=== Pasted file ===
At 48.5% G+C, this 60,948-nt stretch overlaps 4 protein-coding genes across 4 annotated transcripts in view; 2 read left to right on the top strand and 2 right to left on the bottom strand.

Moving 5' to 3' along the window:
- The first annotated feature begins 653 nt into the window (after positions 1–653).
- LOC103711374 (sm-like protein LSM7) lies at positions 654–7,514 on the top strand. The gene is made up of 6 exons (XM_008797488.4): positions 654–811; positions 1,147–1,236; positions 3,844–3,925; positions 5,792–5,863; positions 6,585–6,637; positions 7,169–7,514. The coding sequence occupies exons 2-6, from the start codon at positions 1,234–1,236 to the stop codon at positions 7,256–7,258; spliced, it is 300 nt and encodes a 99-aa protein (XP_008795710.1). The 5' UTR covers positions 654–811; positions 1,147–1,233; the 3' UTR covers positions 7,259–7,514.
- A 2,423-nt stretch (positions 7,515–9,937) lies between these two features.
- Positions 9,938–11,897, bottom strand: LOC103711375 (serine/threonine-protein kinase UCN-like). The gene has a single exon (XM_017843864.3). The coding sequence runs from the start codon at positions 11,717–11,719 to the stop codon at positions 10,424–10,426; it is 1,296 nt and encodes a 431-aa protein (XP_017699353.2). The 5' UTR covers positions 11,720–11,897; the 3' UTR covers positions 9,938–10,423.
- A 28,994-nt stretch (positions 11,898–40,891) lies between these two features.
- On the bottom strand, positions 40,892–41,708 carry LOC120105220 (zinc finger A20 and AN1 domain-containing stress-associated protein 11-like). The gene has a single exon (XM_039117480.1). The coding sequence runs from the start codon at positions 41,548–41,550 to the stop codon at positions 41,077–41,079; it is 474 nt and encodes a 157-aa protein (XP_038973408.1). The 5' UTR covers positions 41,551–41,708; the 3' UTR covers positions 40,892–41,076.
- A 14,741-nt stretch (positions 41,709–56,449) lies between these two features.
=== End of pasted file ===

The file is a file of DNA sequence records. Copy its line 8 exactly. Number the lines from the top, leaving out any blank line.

- On the bottom strand, positions 40,892–41,708 carry LOC120105220 (zinc finger A20 and AN1 domain-containing stress-associated protein 11-like). The gene has a single exon (XM_039117480.1). The coding sequence runs from the start codon at positions 41,548–41,550 to the stop codon at positions 41,077–41,079; it is 474 nt and encodes a 157-aa protein (XP_038973408.1). The 5' UTR covers positions 41,551–41,708; the 3' UTR covers positions 40,892–41,076.